What do you make of Chris Cornell saying Audioslave’s breakup was due to “irresolvable personality conflicts”?
Well, those are his feelings. But for me, it was just time to reorganize my priorities. I’d been doing the Nightwatchman stuff for about four years, whether it was in coffeehouses or at shows with Steve Earle or for 50,000 union workers on the streets of New York at the Republican convention protests. Finally, this thing that had just been a balance to my arena rock was now something that felt as important as anything I’d been involved in. So I decided I was going to make a record; I was going to make a lot of records. And at the same time, Tim [Commerford] and Zack [de la Rocha] had reestablished a friendship and were surfing together regularly, and the Rage thing started to organically happen.
How did it feel to be in Audioslave, this more conventional band that basically existed only to rock, and have your activism be completely separate from that?
Honestly, that balance of the arena-rock band on one hand and the political-organizing, philanthropic work on the other hand just wasn’t enough. That’s why I did the Nightwatchman, because you can organize and educate, but music can inspire like nothing else. I’m a guitar player, and for my whole adult life I’ve encouraged people to find their voice and make their voice heard; and finally I had the courage to step up and let my voice be heard.
Do you think the country’s starting to change politically?
I think people make fun of Bush giving that speech on the aircraft carrier in front of the mission accomplished banner, but I believe at that point that the mission was accomplished — the mission being that a few very wealthy corporations were going to get a lot wealthier off this war. The corporations are the only winners: Afghanistan has lost, Iraq has lost, the United States has lost, and Halliburton has won. I don’t think the results of these recent elections were about a great new vision for the future. It was just, “Oh, we’re fed up.” But it was too late, because the mission had been accomplished with the blood of a bunch of good American kids and innocent Iraqi and Afghan people, and that’s just sad.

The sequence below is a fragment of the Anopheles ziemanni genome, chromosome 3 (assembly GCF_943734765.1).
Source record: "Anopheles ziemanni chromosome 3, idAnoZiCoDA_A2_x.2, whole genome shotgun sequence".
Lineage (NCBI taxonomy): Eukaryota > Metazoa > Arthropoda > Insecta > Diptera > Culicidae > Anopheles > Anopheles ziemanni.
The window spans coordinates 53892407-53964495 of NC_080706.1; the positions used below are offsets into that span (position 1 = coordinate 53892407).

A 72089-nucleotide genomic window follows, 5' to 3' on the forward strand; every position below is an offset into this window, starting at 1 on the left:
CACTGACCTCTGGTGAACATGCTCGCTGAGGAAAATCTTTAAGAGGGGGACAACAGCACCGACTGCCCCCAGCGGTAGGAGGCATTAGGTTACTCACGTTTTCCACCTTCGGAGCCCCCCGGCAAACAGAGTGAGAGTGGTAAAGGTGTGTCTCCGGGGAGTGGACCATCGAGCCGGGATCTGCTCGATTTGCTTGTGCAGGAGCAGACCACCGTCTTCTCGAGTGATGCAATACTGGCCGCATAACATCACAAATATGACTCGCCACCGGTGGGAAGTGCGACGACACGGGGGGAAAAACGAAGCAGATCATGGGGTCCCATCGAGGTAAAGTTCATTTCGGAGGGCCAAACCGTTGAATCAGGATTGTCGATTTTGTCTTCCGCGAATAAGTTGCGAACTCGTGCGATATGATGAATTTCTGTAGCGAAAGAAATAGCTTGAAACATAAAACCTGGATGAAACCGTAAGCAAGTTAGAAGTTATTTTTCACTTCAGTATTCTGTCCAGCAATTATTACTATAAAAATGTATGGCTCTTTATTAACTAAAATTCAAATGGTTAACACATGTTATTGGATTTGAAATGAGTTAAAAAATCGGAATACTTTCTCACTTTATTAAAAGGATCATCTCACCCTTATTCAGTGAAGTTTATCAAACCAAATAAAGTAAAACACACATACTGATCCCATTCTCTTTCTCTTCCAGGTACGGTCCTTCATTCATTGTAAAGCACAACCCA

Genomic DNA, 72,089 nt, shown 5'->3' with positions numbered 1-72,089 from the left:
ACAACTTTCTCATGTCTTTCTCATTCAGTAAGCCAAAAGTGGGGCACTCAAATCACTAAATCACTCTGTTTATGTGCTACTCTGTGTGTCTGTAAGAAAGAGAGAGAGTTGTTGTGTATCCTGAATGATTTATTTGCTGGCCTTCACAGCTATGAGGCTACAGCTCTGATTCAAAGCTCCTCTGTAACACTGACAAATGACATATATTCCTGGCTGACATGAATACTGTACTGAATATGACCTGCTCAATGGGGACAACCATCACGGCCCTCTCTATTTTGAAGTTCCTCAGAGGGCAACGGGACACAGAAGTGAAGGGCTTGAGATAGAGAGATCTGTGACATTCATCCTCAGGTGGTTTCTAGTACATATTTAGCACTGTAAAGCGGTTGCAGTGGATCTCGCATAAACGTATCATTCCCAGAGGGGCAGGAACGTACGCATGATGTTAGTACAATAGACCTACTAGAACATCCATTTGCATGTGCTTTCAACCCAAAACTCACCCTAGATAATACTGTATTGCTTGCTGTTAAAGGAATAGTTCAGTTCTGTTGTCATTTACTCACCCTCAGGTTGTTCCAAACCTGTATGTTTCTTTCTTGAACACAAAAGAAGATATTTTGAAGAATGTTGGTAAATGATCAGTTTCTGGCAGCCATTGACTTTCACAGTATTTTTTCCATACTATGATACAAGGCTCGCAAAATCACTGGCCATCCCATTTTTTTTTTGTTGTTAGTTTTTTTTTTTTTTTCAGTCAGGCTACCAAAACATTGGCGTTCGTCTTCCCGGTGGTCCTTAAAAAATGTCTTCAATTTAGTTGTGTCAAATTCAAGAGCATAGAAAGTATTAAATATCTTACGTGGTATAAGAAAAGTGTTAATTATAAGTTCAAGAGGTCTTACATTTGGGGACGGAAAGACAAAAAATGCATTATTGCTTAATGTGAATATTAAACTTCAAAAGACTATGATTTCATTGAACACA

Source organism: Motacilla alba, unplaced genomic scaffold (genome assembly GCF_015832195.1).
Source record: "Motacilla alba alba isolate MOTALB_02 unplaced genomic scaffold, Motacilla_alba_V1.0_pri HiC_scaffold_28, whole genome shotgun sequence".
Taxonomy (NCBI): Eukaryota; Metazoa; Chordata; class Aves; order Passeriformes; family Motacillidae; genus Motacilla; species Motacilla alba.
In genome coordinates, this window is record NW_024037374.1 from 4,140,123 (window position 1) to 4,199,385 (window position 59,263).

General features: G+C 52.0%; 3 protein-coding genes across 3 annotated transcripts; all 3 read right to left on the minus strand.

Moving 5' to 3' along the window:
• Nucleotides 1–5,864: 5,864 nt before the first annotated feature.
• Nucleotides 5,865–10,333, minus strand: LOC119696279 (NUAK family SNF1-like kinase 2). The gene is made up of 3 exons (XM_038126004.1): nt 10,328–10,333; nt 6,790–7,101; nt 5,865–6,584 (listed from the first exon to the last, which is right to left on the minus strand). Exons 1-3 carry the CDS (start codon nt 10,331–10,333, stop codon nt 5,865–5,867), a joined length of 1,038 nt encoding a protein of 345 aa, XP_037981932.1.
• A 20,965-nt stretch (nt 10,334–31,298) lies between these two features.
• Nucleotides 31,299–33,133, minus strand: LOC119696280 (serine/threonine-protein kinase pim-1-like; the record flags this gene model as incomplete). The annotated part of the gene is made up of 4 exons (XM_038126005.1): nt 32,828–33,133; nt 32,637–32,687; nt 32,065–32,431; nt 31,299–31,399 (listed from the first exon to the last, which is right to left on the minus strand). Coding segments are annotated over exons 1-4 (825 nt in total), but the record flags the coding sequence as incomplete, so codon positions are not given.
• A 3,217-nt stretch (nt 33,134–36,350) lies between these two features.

Does it matter whether Democrats or Republicans are elected?
Well, the choice is between Tweedledumb and Tweedledumber, and in the short term, you can say, “Let’s take Tweedledumb because the other option is more carnage,” and that’s absolutely true. But for me, it’s not enough to live my life and say, “Oh well, every four years, I’m going to vote for the greater of two lessers.”
Is Barack Obama a candidate whom people should be excited about?
He’s certainly a different type of candidate. With his Kenyan father and white American mother, his Illinois roots, Harvard education, and handsome milk-chocolate good looks — five things we’ve got in common — maybe there’s hope. He’s certainly someone who, in a very populist, charismatic way, expresses opinions of the left in a way that is acceptable to people all across the political spectrum.
Could you ever see Rage playing a show in support of Obama?
First, I don’t think we would ever be asked. But I’ve been asked many times to perform for different candidates, and there’s never been one I thought I could support. I don’t think we’ve heard enough from Obama to make that determination yet. But you know, if he wants to try George W. Bush as a war criminal, then I’ll fire up the amps!